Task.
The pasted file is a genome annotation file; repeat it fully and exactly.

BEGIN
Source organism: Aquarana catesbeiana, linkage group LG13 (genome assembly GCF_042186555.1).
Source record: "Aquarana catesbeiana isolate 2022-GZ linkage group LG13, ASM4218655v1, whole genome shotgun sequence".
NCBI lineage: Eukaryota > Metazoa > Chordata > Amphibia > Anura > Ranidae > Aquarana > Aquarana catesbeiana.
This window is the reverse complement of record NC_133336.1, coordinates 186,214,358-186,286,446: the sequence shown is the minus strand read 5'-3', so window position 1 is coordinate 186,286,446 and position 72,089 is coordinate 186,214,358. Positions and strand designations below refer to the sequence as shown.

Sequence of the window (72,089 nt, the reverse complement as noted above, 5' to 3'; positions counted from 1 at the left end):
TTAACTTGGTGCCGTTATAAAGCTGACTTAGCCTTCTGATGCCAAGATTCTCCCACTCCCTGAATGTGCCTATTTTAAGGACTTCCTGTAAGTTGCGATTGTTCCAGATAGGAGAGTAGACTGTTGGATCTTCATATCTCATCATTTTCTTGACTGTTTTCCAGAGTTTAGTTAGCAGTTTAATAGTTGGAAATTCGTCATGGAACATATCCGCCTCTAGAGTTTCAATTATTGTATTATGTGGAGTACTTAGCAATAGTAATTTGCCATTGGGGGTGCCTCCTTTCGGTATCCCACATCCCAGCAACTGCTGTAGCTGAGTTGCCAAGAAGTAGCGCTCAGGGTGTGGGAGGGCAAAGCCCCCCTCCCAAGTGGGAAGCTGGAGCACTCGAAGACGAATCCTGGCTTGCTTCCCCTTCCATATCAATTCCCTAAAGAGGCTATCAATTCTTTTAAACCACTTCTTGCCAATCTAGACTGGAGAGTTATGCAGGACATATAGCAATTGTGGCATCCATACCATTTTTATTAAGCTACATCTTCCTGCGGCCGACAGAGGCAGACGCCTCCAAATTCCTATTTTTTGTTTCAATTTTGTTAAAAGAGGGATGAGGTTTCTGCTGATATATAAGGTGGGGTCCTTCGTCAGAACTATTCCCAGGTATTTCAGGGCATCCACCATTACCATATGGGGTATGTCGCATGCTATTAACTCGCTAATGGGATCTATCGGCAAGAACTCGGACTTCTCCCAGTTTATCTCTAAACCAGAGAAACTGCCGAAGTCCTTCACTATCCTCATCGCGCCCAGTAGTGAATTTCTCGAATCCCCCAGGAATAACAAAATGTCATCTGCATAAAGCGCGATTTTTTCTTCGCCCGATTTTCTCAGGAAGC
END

Source organism: Aquarana catesbeiana, linkage group LG13 (genome assembly GCF_042186555.1).
Source record: "Aquarana catesbeiana isolate 2022-GZ linkage group LG13, ASM4218655v1, whole genome shotgun sequence".
NCBI lineage: Eukaryota > Metazoa > Chordata > Amphibia > Anura > Ranidae > Aquarana > Aquarana catesbeiana.
This window is the reverse complement of record NC_133336.1, coordinates 186,214,358-186,286,446: the sequence shown is the minus strand read 5'-3', so window position 1 is coordinate 186,286,446 and position 72,089 is coordinate 186,214,358. Positions and strand designations below refer to the sequence as shown.

Sequence of the window (72,089 nt, the reverse complement as noted above, 5' to 3'; positions counted from 1 at the left end):
TTAACTTGGTGCCGTTATAAAGCTGACTTAGCCTTCTGATGCCAAGATTCTCCCACTCCCTGAATGTGCCTATTTTAAGGACTTCCTGTAAGTTGCGATTGTTCCAGATAGGAGAGTAGACTGTTGGATCTTCATATCTCATCATTTTCTTGACTGTTTTCCAGAGTTTAGTTAGCAGTTTAATAGTTGGAAATTCGTCATGGAACATATCCGCCTCTAGAGTTTCAATTATTGTATTATGTGGAGTACTTAGCAATAGTAATTTGCCATTGGGGGTGCCTCCTTTCGGTATCCCACATCCCAGCAACTGCTGTAGCTGAGTTGCCAAGAAGTAGCGCTCAGGGTGTGGGAGGGCAAAGCCCCCCTCCCAAGTGGGAAGCTGGAGCACTCGAAGACGAATCCTGGCTTGCTTCCCCTTCCATATCAATTCCCTAAAGAGGCTATCAATTCTTTTAAACCACTTCTTGCCAATCTAGACTGGAGAGTTATGCAGGACATATAGCAATTGTGGCATCCATACCATTTTTATTAAGCTACATCTTCCTGCGGCCGACAGAGGCAGACGCCTCCAAATTCCTATTTTTTGTTTCAATTTTGTTAAAAGAGGGATGAGGTTTCTGCTGATATATAAGGTGGGGTCCTTCGTCAGAACTATTCCCAGGTATTTCAGGGCATCCACCATTACCATATGGGGTATGTCGCATGCTATTAACTCGCTAATGGGATCTATCGGCAAGAACTCGGACTTCTCCCAGTTTATCTCTAAACCAGAGAAACTGCCGAAGTCCTTCACTATCCTCATCGCGCCCAGTAGTGAATTTCTCGAATCCCCCAGGAATAACAAAATGTCATCTGCATAAAGCGCGATTTTTTCTTCGCCCGATTTTCTCAGGAAGC